Preparing for breakthrough geology | National Center for Supercomputing Applications at the University of Illinois
Preparing for breakthrough geology
05.02.14 - Permalink
By Elizabeth Murray
Normal procedure for running a job on Blue Waters goes something like this: compile the code; create an executable; write a submission script; submit the script; and the scheduler runs the script. The script specifies how many nodes to run on, and the scheduler allocates resources on the machine. Once the job is launched, it will run on whatever nodes are set aside for that job.
When it comes to running jobs using community codes—which are complex in their structure but all-purpose in their construction and execution—things can get tricky, especially when using a code for the first time on a new machine.
For Lijun Liu, self-proclaimed geodynamicist in training and computational geologist at the University of Illinois at Urbana-Champaign, this is the very challenge he ran into when first attempting to use a community code on the Blue Waters supercomputer—which he hopes to use in the study of large-scale deformation of the earth through numerical simulations.
Liu specializes in developing geological inverse models. “We take vast amounts of data as inputs and then we run the model backward in time for about 100 million years. This way, we effectively reverse the convection process of mantle,” he explains. “By doing that, we're trying to make a connection between the temporal evolution of the earth's interior with the surface deformation.” With access to such a behemoth system as Blue Waters, he intends to further develop those models, enabling his team to look past the large-scale convection, or the deformation of the earth's interior, and focus more at the fine-scale deformation of the surface structure itself.
For Liu, Blue Waters was uniquely suited for these research objectives. The supercomputer is especially beneficial in terms of resolving this type of multi-scale physics, especially models with a huge amount of unknowns. “Simulating the earth's evolution, including both the mantle and the lithosphere, is not an easy task,” he explains. “This requires a significant amount of computational power plus memory. Blue Waters is by far the best tool we have found.”
First though he had to be able to successfully run a job on Blue Waters, and to do that, Liu needed to make his community code, known as CitcomS, more compatible with the configuration of this particular supercomputer. This is where NCSA senior research programmer and Blue Waters team member Ryan Mokos came in to help. While this code had successfully run on supercomputers across the country, Mokos is intimately familiar with the uniqueness of the Blue Waters system. “While there are many similarities between supercomputing systems, each has its own distinct characteristics. The compilers, libraries, and other components of the Blue Waters software environment have a different structure from most other systems,” Mokos clarifies. “Oftentimes, there are several layers of software and drivers between the user and the computing hardware. I had to dig down a few layers to get to the heart of Lijun's issue.”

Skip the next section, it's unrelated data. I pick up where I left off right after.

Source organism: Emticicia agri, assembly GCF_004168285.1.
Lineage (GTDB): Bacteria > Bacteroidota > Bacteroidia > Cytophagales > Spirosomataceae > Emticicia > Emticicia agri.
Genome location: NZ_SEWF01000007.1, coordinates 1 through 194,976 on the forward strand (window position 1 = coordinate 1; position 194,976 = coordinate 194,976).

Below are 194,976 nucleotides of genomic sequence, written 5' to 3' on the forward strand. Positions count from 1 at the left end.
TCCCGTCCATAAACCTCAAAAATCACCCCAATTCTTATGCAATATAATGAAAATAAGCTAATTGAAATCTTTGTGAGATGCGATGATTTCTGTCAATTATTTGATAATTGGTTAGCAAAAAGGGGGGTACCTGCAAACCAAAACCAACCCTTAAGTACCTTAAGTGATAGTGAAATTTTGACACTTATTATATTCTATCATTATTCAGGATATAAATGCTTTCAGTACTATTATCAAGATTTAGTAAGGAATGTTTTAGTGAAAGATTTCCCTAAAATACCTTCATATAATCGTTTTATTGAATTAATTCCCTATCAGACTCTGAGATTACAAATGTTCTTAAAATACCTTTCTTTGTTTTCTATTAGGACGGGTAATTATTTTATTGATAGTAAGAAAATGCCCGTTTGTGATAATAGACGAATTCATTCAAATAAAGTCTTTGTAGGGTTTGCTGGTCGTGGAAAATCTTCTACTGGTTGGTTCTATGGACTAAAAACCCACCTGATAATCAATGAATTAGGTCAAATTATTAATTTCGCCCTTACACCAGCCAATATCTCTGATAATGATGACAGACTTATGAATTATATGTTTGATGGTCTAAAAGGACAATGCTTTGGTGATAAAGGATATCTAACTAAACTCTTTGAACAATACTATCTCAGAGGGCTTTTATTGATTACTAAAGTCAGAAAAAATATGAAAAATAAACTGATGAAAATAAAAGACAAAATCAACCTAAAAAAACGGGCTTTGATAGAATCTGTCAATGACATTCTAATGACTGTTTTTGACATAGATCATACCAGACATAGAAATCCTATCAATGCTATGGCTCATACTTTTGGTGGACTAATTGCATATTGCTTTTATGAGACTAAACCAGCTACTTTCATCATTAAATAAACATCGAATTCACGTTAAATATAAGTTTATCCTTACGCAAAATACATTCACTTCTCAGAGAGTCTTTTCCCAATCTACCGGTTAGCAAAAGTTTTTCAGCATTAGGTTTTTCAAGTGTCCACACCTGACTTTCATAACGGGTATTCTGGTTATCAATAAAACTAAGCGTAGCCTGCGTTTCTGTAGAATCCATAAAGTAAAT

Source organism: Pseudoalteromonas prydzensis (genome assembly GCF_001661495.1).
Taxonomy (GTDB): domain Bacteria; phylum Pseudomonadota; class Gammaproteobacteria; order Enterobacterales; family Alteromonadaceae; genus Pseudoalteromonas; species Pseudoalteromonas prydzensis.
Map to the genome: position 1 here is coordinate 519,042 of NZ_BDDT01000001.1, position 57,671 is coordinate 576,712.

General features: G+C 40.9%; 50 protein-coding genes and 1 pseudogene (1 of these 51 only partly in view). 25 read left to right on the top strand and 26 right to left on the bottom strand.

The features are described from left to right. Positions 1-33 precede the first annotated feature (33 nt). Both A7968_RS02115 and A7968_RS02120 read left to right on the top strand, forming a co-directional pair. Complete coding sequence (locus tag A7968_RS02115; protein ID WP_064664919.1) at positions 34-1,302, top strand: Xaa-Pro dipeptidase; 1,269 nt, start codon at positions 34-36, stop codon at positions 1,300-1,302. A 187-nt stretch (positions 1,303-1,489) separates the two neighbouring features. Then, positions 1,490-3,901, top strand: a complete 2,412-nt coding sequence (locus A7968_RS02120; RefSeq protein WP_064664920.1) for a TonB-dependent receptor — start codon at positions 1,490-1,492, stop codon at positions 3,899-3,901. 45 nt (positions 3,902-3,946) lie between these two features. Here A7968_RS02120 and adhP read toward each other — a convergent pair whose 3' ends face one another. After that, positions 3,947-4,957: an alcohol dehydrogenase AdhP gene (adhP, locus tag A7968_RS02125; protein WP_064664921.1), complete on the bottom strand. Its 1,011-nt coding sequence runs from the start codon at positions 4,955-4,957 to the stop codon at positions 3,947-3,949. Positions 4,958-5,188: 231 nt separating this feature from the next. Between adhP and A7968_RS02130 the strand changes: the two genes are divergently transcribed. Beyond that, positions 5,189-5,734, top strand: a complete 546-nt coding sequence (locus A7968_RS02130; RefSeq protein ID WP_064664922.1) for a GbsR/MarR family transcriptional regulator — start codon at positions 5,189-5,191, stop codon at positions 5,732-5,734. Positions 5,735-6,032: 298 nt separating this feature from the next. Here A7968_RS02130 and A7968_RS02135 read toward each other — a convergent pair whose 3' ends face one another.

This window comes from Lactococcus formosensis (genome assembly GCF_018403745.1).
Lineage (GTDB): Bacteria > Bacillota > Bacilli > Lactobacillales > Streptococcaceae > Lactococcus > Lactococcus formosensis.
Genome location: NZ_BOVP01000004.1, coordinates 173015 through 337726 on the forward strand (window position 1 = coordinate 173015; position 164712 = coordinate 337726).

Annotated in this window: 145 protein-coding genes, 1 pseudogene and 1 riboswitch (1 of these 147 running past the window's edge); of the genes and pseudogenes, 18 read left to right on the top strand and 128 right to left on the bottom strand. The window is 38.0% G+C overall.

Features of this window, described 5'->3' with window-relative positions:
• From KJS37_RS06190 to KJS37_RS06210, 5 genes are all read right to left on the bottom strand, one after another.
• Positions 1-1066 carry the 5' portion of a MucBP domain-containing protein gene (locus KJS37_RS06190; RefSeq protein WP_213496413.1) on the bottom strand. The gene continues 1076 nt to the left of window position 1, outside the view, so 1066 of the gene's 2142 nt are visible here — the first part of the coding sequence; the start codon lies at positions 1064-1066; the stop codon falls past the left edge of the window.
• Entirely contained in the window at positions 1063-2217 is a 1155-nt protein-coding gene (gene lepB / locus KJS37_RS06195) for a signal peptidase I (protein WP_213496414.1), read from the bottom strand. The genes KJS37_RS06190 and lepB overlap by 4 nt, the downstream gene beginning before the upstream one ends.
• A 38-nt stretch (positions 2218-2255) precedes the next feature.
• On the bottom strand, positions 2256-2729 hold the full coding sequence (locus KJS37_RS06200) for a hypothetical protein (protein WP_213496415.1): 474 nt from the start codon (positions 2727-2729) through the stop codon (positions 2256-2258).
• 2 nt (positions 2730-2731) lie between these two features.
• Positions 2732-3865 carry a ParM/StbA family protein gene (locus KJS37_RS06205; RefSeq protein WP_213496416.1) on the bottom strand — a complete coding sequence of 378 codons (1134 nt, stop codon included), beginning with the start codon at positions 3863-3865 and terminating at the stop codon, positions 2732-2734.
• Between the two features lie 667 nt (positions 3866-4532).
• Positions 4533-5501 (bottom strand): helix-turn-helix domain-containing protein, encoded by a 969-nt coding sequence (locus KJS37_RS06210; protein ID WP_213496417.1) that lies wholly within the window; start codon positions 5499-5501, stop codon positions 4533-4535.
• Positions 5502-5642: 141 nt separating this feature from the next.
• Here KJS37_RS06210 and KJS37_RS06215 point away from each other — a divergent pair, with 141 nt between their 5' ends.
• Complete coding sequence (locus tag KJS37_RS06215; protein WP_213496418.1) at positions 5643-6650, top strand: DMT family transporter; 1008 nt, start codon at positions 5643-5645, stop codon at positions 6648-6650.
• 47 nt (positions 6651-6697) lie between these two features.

As is the case for most community codes, they are created over time with the help of many authors. Often they are complex in their infrastructure, layers deep with many languages. For the code Liu is using, the wide range of languages includes Python, C and C++ with Pyre serving as the submission wrapper.
Lijun's code needed two configuration changes to compile and run on Blue Waters according to Mokos. “First, the programming environment had to be set correctly so the compiler could find all the libraries and all the parts of the code it needed. Then Pyre—which is basically a software framework that simplifies job submission by hiding many of the machine-specific details from the user—had to be changed to make it compatible with Blue Waters,” Mokos continues.
Both Mokos and Liu call these configuration changes a learning experience, but for Liu, it gave him a better understanding of the depth and complexity of the code itself. He is hoping this will enable him to advance his modeling research in ways he hadn’t thought possible before. “Initially, that part of the code was like a black box to me because I never touched it before. It's a big step forward for how I will approach running my jobs in the future.”
Since this code breakthrough, both Mokos and Liu have had multiple successful test runs on Blue Waters and hope to see some breakthrough modeling results follow soon.
Blue Waters is supported by the National Science Foundation through awards ACI-0725070 and ACI-1238993.